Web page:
"One of our neighbors said to my mother: 'Oh, Mrs. Whitcomb, aren't you afraid to have the day come?' Mother said, 'No, don't you care, Mrs. Cain - the world is not coming to an end yet.'"

Mr. Frank Stevens, of Stow, Massachusetts, gave the author the benefit of his recollections of what happened to him in that quaint old New England village as the time of the end approached. He had an uncle and aunt who were ardent followers of Prophet Miller. Mr. Stevens, who was a small boy at the time, remembers the day before the expected end when this same uncle and aunt arrived in a buggy in a state of hysterical excitement. They cried out to his father and mother, "Oh, Moses! Oh, Maria! The world is coming to and end! - and they ran into the house, and in and out of all the rooms as though they were distraught.

His father was a hard-headed Yankee and not easily influenced, and he told them plainly what he thought of them - in no mild language either - so they left him alone as one hopelessly lost, and turned their attention to his mother. She, however, refused to be moved by their assertions and exhortations and told them they were behaving like a pair of lunatics.

Mr. Stevens said he distinctly remembered the buggy driving into the barnyard, and his aunt, who was very stout, getting out and running up the path to the house, calling out and gesticulating like a madwoman; and she struck her feet so heavily upon the ground as she ran that she trod right upon a half-grown chicken and killed it!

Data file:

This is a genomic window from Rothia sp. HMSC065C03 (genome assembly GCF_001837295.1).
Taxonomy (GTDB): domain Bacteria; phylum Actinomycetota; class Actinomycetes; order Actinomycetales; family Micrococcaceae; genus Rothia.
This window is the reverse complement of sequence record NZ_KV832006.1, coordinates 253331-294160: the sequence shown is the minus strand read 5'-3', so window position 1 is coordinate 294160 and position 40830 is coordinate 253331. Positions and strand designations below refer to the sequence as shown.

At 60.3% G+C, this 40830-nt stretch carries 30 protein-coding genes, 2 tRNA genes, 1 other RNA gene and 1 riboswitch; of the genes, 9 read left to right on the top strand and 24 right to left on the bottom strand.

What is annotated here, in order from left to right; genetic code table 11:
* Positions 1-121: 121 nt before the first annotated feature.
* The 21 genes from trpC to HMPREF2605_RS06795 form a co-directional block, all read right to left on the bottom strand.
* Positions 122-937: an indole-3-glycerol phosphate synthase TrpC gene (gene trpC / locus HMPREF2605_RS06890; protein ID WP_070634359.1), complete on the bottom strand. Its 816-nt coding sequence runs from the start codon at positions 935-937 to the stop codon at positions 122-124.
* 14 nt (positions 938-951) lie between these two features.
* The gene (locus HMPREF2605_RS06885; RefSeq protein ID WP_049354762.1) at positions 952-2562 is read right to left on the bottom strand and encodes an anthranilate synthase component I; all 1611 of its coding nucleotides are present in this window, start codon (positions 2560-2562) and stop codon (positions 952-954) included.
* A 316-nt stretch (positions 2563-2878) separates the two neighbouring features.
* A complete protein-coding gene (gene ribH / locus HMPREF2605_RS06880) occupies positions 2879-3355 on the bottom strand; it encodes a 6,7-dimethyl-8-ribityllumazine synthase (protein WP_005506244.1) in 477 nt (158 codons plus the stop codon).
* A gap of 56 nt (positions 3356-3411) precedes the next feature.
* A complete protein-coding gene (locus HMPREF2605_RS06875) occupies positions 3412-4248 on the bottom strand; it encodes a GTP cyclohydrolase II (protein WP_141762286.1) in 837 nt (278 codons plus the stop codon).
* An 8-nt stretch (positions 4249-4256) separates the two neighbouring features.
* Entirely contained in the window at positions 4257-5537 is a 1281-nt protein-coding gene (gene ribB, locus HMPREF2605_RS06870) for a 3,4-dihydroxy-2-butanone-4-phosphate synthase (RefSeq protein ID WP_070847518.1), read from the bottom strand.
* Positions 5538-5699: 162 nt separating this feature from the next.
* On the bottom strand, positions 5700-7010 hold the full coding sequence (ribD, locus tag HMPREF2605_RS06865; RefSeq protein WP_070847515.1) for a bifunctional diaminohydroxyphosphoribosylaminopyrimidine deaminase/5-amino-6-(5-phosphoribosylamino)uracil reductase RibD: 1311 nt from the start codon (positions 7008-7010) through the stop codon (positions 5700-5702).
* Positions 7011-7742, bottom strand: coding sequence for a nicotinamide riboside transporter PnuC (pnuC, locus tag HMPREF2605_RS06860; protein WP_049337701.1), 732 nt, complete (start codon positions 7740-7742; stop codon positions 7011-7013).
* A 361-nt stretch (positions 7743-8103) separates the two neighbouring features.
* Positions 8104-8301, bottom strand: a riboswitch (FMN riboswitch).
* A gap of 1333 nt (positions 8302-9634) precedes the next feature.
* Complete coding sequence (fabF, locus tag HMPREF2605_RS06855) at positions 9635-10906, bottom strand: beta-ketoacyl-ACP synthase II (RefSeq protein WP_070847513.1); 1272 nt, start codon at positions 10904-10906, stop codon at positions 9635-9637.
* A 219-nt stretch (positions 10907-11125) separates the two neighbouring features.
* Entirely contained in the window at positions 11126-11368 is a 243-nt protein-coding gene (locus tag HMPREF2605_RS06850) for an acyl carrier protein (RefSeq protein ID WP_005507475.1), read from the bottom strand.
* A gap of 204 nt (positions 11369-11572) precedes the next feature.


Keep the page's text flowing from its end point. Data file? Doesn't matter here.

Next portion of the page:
While great numbers of Millerites sought the hill tops as the most fitting place to await the end, many sought the graveyards where friends were buried, so as to join them as they arose from their earthly resting places and ascend with them. The emotion caused by the expectation of seeing the dead arise resulted in demonstrations of abnormal excitement. Miss Julia M. Warner, of Philadelphia, wrote the author some of her father's recollections of this period of which the following is an extract:

"Father was on a visit to his aunt, who lived in New London, Connecticut, when the last great day was due to arrive. In the early evening, just before the actual darkness, they started for the oldest burying ground to see what would happen. They found a big crowd there evidently for the same purpose, though only a few Millerites. Father said it was great fun for little boys like himself to see grown men and women wrapped in yards and yards of white cloth or sheets, screaming, or singing, or praying, or else rolling on the grass 'same as a dog does in a fit.'